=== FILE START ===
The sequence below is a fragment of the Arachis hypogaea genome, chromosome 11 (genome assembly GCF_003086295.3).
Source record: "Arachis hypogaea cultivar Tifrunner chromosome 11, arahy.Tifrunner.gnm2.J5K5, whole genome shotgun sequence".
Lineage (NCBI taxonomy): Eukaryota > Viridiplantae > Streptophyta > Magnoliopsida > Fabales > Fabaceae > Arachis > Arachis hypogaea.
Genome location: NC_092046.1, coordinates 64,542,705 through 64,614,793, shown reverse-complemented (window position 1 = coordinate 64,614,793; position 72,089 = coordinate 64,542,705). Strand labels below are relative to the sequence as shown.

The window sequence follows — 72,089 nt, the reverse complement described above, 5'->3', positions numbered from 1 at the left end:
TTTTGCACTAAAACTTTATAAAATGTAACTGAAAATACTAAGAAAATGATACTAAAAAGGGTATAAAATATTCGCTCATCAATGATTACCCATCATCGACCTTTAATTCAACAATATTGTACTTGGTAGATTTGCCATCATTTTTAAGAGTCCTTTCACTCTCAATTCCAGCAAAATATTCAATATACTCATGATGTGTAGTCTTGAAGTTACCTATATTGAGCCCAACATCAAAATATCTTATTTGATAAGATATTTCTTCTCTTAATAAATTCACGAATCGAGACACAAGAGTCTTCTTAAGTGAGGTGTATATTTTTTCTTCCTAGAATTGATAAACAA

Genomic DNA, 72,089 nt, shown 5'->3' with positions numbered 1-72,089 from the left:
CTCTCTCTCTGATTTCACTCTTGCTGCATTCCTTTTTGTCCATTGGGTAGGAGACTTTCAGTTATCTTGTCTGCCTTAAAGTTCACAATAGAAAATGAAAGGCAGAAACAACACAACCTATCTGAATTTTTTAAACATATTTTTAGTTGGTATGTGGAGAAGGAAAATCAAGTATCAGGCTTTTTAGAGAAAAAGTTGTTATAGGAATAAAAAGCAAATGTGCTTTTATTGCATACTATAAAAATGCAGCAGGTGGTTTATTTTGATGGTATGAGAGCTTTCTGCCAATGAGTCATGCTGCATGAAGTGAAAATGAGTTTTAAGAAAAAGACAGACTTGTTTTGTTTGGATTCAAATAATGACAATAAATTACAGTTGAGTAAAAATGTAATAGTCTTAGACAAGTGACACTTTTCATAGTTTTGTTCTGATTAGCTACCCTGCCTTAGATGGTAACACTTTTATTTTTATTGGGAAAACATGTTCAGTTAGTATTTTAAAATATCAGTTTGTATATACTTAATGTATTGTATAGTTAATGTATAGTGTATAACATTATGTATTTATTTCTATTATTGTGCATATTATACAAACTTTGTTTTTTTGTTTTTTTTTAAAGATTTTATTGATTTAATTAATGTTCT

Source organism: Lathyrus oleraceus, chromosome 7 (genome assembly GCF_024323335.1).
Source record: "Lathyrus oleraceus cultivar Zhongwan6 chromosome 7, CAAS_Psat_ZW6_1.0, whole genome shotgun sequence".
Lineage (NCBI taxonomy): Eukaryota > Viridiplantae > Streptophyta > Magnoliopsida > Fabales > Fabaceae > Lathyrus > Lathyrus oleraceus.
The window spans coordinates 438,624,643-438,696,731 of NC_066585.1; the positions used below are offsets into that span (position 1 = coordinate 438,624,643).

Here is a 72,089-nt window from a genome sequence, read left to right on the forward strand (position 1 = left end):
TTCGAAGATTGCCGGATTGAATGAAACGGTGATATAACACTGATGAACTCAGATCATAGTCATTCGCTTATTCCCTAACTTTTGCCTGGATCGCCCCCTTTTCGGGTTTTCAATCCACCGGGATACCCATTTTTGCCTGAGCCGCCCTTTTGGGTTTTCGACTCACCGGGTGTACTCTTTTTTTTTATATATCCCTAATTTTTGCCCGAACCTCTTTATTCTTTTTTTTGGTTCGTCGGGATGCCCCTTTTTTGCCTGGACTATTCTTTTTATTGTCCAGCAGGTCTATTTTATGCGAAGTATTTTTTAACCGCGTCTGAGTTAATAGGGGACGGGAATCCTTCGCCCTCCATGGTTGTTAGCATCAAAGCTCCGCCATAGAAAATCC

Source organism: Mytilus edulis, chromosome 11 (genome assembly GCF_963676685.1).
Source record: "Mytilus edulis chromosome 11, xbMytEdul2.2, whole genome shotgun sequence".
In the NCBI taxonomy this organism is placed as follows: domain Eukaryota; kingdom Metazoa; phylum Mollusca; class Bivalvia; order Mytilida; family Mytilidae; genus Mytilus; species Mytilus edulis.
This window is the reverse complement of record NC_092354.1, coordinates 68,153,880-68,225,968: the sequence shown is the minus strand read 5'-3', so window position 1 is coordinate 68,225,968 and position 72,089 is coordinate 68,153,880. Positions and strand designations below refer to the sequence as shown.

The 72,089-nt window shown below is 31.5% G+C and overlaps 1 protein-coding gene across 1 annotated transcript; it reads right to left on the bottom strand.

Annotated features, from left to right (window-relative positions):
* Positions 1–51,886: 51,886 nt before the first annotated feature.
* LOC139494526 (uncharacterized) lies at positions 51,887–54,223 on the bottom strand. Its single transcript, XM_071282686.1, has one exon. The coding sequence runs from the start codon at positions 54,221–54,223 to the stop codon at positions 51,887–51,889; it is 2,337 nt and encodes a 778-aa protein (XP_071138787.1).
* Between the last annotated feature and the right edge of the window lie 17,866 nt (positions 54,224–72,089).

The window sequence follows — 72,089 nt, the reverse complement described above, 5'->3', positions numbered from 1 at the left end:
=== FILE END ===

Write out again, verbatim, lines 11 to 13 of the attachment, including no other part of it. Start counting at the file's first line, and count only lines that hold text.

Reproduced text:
Lineage (NCBI taxonomy): Eukaryota > Viridiplantae > Streptophyta > Magnoliopsida > Fabales > Fabaceae > Lathyrus > Lathyrus oleraceus.
The window spans coordinates 438,624,643-438,696,731 of NC_066585.1; the positions used below are offsets into that span (position 1 = coordinate 438,624,643).

Here is a 72,089-nt window from a genome sequence, read left to right on the forward strand (position 1 = left end):